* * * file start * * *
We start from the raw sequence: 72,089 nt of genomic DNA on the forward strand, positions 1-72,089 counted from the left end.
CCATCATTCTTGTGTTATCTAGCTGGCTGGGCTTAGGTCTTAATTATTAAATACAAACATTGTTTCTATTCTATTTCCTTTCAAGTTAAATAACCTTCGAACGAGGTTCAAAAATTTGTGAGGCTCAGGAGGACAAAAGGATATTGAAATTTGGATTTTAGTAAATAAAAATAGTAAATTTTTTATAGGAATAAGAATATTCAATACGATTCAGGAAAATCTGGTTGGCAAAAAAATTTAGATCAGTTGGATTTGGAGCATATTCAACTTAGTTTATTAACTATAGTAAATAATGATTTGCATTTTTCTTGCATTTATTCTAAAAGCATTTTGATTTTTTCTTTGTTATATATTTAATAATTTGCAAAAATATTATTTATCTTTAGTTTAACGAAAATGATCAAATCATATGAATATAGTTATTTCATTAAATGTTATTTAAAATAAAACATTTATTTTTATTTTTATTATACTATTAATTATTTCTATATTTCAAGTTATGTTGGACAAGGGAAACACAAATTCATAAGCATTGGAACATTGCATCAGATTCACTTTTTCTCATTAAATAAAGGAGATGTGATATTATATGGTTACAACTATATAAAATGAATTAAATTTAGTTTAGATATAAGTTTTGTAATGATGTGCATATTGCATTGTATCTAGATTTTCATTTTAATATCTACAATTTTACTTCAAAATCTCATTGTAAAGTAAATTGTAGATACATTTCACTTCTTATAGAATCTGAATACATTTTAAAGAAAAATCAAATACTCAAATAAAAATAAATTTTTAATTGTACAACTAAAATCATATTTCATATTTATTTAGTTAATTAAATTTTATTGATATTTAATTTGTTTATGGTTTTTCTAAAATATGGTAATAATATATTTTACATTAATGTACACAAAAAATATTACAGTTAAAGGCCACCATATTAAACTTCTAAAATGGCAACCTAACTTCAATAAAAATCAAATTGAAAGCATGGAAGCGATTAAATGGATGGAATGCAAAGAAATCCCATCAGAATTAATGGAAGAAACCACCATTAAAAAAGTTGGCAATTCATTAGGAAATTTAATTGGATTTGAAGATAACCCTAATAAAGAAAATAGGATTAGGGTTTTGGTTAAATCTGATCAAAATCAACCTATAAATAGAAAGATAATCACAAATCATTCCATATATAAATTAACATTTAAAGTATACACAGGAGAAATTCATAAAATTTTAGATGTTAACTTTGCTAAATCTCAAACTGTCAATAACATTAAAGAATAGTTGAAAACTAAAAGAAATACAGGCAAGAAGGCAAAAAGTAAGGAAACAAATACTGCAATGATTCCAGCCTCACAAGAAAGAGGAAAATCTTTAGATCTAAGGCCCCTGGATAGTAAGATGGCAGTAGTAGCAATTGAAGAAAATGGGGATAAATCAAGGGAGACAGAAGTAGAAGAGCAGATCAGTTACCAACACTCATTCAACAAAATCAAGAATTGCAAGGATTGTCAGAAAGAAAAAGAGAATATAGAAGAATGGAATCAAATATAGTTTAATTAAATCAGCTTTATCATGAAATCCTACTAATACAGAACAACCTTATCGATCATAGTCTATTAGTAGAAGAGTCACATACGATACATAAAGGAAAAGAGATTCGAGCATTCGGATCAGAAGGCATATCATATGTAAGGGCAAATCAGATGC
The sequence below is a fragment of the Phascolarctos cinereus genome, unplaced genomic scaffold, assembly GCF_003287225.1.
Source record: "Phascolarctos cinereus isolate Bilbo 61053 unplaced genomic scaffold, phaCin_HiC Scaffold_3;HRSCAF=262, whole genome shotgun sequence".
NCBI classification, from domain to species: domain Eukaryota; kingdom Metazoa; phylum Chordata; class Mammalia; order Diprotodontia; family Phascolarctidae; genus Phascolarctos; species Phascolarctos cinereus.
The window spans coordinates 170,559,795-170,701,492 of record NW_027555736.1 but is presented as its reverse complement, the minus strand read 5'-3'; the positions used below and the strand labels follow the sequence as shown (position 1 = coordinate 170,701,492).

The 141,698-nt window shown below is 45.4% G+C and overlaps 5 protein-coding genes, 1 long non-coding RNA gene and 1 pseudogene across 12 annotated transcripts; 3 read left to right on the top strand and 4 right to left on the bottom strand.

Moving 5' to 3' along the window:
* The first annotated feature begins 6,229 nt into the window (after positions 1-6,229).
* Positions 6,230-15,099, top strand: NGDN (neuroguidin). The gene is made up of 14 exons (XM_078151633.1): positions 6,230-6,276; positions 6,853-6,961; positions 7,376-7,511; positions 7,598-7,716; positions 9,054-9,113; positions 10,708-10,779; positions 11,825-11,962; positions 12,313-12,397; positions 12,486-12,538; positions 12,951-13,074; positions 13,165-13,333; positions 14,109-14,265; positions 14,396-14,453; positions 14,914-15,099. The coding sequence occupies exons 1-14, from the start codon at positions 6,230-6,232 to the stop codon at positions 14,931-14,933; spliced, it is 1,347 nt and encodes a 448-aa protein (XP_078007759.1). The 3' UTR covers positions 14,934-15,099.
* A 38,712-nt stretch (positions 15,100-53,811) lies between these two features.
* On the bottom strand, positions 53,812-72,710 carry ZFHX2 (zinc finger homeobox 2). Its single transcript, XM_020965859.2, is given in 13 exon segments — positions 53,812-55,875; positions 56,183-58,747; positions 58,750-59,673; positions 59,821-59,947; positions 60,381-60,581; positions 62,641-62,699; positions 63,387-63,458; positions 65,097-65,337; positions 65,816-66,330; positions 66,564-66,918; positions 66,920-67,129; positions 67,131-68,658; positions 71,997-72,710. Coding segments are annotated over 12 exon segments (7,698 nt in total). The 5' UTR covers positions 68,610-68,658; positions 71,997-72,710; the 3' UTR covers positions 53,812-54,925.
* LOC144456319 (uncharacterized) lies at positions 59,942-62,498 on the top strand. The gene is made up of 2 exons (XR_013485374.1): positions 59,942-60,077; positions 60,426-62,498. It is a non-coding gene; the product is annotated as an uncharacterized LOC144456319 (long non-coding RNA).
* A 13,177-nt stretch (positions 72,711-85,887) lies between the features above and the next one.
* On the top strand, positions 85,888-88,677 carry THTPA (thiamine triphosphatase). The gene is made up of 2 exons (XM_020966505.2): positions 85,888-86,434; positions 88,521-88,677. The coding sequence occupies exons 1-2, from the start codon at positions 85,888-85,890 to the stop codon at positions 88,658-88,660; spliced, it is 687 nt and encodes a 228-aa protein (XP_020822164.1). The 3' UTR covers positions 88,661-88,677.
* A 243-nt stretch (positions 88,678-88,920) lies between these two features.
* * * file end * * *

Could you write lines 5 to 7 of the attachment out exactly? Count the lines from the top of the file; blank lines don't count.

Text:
NCBI classification, from domain to species: domain Eukaryota; kingdom Metazoa; phylum Chordata; class Mammalia; order Diprotodontia; family Phascolarctidae; genus Phascolarctos; species Phascolarctos cinereus.
The window spans coordinates 170,559,795-170,701,492 of record NW_027555736.1 but is presented as its reverse complement, the minus strand read 5'-3'; the positions used below and the strand labels follow the sequence as shown (position 1 = coordinate 170,701,492).

The 141,698-nt window shown below is 45.4% G+C and overlaps 5 protein-coding genes, 1 long non-coding RNA gene and 1 pseudogene across 12 annotated transcripts; 3 read left to right on the top strand and 4 right to left on the bottom strand.